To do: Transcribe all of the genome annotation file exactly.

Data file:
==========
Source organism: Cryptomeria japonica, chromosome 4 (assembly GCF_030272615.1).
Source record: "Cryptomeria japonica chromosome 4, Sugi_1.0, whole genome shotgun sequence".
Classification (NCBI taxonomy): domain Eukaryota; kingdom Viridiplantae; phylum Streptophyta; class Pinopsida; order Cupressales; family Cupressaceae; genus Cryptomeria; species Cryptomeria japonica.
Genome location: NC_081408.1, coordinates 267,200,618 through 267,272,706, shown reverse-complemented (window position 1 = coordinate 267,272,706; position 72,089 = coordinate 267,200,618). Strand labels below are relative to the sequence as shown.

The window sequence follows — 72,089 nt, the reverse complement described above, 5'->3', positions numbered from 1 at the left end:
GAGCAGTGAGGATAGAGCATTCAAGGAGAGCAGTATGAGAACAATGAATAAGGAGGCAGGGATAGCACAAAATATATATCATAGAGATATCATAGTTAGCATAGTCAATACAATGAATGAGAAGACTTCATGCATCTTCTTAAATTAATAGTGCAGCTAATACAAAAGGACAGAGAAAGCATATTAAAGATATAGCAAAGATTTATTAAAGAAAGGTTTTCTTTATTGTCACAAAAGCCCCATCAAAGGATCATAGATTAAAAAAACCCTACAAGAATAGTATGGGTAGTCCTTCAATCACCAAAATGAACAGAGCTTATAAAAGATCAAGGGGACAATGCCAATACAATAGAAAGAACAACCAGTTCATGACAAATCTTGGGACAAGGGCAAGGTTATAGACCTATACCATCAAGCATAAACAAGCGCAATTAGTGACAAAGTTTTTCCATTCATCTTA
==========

Source organism: Cryptomeria japonica, chromosome 4 (assembly GCF_030272615.1).
Source record: "Cryptomeria japonica chromosome 4, Sugi_1.0, whole genome shotgun sequence".
Classification (NCBI taxonomy): domain Eukaryota; kingdom Viridiplantae; phylum Streptophyta; class Pinopsida; order Cupressales; family Cupressaceae; genus Cryptomeria; species Cryptomeria japonica.
Genome location: NC_081408.1, coordinates 267,200,618 through 267,272,706, shown reverse-complemented (window position 1 = coordinate 267,272,706; position 72,089 = coordinate 267,200,618). Strand labels below are relative to the sequence as shown.

The window sequence follows — 72,089 nt, the reverse complement described above, 5'->3', positions numbered from 1 at the left end:
GAGCAGTGAGGATAGAGCATTCAAGGAGAGCAGTATGAGAACAATGAATAAGGAGGCAGGGATAGCACAAAATATATATCATAGAGATATCATAGTTAGCATAGTCAATACAATGAATGAGAAGACTTCATGCATCTTCTTAAATTAATAGTGCAGCTAATACAAAAGGACAGAGAAAGCATATTAAAGATATAGCAAAGATTTATTAAAGAAAGGTTTTCTTTATTGTCACAAAAGCCCCATCAAAGGATCATAGATTAAAAAAACCCTACAAGAATAGTATGGGTAGTCCTTCAATCACCAAAATGAACAGAGCTTATAAAAGATCAAGGGGACAATGCCAATACAATAGAAAGAACAACCAGTTCATGACAAATCTTGGGACAAGGGCAAGGTTATAGACCTATACCATCAAGCATAAACAAGCGCAATTAGTGACAAAGTTTTTCCATTCATCTTA